Core Concepts

Optimistic Q-learning algorithm achieves sample efficiency in RL without modeling transition probabilities.

Abstract

Authors study sample complexity of online Q-learning with partial dynamics knowledge.
Focus on systems evolving with additive disturbance model.
Algorithm achieves regret without S and A dependency.
Comparison with other Q-learning algorithms.
Empirical results show convergence to optimal policy.
Discussion on horizon dependency, value function assumptions, noise in model, continuous spaces, and future directions.

Stats

We present an optimistic Q-learning method that achieves ˜O(POLY(H)√T) regret under perfect knowledge of f, where T is the total number of interactions with the system.
Our algorithm can learn an approximately optimal policy in a number of samples independent of state and action spaces if only a noisy estimate ˆf of f is available.
The regret of using asymptotically accurate online estimators with our algorithm is ˜O(√H6T + L√HdT).

Quotes

"Our algorithm achieves sample efficiency in RL without explicitly modeling transition probabilities."

Key Insights Distilled From

by Meshal Alhar... at **arxiv.org** 03-28-2024

Deeper Inquiries

In continuous spaces, the algorithm's performance can be enhanced by incorporating techniques such as discretization and leveraging the metric inherited from the continuous space. By discretizing the continuous space appropriately and ensuring that the metric is preserved, the algorithm can be applied effectively. Additionally, ensuring that the algorithm accounts for the approximation errors introduced by discretization and maintains accuracy in the value function estimates is crucial for optimal performance in continuous spaces. Furthermore, exploring variance reduction techniques and optimizing the bonus design to suit the continuous space setting can also contribute to improving the algorithm's performance.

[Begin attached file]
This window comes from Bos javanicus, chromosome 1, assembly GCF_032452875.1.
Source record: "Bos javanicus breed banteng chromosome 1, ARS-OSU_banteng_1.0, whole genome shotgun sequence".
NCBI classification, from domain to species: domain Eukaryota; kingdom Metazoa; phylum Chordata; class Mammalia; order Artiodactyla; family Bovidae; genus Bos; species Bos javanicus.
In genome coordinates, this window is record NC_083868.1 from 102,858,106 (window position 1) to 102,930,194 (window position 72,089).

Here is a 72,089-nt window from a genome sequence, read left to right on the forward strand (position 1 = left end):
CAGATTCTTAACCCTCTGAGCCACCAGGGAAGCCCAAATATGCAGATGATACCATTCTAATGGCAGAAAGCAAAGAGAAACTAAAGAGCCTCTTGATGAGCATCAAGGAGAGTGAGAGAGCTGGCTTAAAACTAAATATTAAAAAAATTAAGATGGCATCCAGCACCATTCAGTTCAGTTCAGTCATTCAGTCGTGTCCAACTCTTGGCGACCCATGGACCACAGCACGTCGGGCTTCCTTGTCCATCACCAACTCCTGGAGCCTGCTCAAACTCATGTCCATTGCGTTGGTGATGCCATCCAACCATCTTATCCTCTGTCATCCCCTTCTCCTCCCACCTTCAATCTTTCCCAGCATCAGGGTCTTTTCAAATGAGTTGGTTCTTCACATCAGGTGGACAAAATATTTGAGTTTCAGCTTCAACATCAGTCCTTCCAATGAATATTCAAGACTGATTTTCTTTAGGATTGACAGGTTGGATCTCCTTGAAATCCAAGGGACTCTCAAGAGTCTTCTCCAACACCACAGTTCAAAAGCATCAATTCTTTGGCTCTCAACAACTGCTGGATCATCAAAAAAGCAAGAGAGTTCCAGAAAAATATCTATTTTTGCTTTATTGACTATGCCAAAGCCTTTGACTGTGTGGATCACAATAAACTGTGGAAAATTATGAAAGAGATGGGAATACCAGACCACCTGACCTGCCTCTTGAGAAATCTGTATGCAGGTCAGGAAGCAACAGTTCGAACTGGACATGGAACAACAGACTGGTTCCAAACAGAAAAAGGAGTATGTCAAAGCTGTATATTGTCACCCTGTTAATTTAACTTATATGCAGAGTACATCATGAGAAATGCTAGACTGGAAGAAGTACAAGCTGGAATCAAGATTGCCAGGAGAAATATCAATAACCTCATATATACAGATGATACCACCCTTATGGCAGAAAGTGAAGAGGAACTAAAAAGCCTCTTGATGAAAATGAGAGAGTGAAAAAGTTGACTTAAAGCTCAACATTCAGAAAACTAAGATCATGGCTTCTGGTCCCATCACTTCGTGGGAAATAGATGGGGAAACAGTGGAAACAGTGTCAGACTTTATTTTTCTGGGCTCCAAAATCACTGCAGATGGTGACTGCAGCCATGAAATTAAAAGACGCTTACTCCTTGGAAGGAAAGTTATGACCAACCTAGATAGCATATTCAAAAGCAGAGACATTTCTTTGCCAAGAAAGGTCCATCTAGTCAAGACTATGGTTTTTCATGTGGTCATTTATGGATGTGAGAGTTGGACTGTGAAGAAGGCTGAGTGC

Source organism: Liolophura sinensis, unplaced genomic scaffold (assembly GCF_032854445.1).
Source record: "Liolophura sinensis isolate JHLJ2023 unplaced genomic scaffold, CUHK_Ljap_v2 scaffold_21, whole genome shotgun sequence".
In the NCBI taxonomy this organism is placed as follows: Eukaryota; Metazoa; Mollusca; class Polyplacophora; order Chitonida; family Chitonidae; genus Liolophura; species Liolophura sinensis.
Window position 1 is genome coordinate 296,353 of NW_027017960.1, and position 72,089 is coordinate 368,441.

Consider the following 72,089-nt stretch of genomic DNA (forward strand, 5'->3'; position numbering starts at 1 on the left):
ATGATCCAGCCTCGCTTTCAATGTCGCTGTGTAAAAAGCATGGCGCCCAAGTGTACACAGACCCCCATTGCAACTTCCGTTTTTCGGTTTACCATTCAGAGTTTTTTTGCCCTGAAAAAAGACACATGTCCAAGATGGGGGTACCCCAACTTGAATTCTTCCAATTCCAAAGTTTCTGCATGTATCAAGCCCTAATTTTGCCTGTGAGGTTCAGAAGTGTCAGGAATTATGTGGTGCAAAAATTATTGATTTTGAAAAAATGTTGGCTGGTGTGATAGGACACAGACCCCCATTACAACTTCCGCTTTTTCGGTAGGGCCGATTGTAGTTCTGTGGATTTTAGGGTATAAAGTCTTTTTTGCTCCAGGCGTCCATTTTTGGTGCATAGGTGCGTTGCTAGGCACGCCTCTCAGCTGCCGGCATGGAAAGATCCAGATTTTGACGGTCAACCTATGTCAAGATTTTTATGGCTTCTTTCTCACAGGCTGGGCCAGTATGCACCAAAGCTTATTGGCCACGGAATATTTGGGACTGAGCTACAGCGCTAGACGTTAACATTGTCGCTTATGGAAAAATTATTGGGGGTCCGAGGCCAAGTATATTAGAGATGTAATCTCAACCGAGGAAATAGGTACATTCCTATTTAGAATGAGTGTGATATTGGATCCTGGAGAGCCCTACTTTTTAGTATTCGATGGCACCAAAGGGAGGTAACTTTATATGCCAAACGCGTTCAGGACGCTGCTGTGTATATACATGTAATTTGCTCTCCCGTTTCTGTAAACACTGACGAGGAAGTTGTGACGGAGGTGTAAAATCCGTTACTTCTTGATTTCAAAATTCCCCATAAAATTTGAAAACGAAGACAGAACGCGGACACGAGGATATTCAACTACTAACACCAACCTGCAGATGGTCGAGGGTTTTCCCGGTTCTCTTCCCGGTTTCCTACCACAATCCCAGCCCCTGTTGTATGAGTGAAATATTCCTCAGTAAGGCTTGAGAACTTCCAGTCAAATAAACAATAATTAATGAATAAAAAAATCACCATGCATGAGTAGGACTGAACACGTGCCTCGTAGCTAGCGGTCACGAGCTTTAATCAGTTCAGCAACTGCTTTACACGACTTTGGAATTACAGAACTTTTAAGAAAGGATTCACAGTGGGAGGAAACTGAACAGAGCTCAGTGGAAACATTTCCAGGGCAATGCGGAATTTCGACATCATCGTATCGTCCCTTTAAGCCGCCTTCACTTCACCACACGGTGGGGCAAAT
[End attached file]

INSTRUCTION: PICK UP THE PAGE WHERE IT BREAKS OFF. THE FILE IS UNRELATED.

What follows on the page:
The noise structure in the approximate model can have significant implications on regret in the algorithm. When there is noise in the approximate model, it introduces bias and inaccuracies in the estimation of the true function, leading to suboptimal policies and increased regret. The level of noise in the approximate model directly impacts the sub-optimality gap and the convergence of the algorithm to the optimal policy. Higher levels of noise can result in larger regret values and slower convergence to the optimal policy. Therefore, minimizing noise in the approximate model is essential to reduce regret and improve the algorithm's performance.

To extend the algorithm to handle value function approximation in continuous spaces, several modifications and considerations need to be taken into account. Firstly, the algorithm should incorporate techniques for discretizing the continuous space while preserving the metric to ensure accurate representation of the continuous environment. Additionally, the algorithm should be adapted to account for approximation errors introduced by discretization and ensure that the value function estimates are optimized for continuous spaces. Techniques such as function approximation methods like neural networks or kernel methods can be employed to approximate the value function in continuous spaces. By integrating these modifications and techniques, the algorithm can effectively handle value function approximation in continuous spaces and provide optimal policies in such environments.

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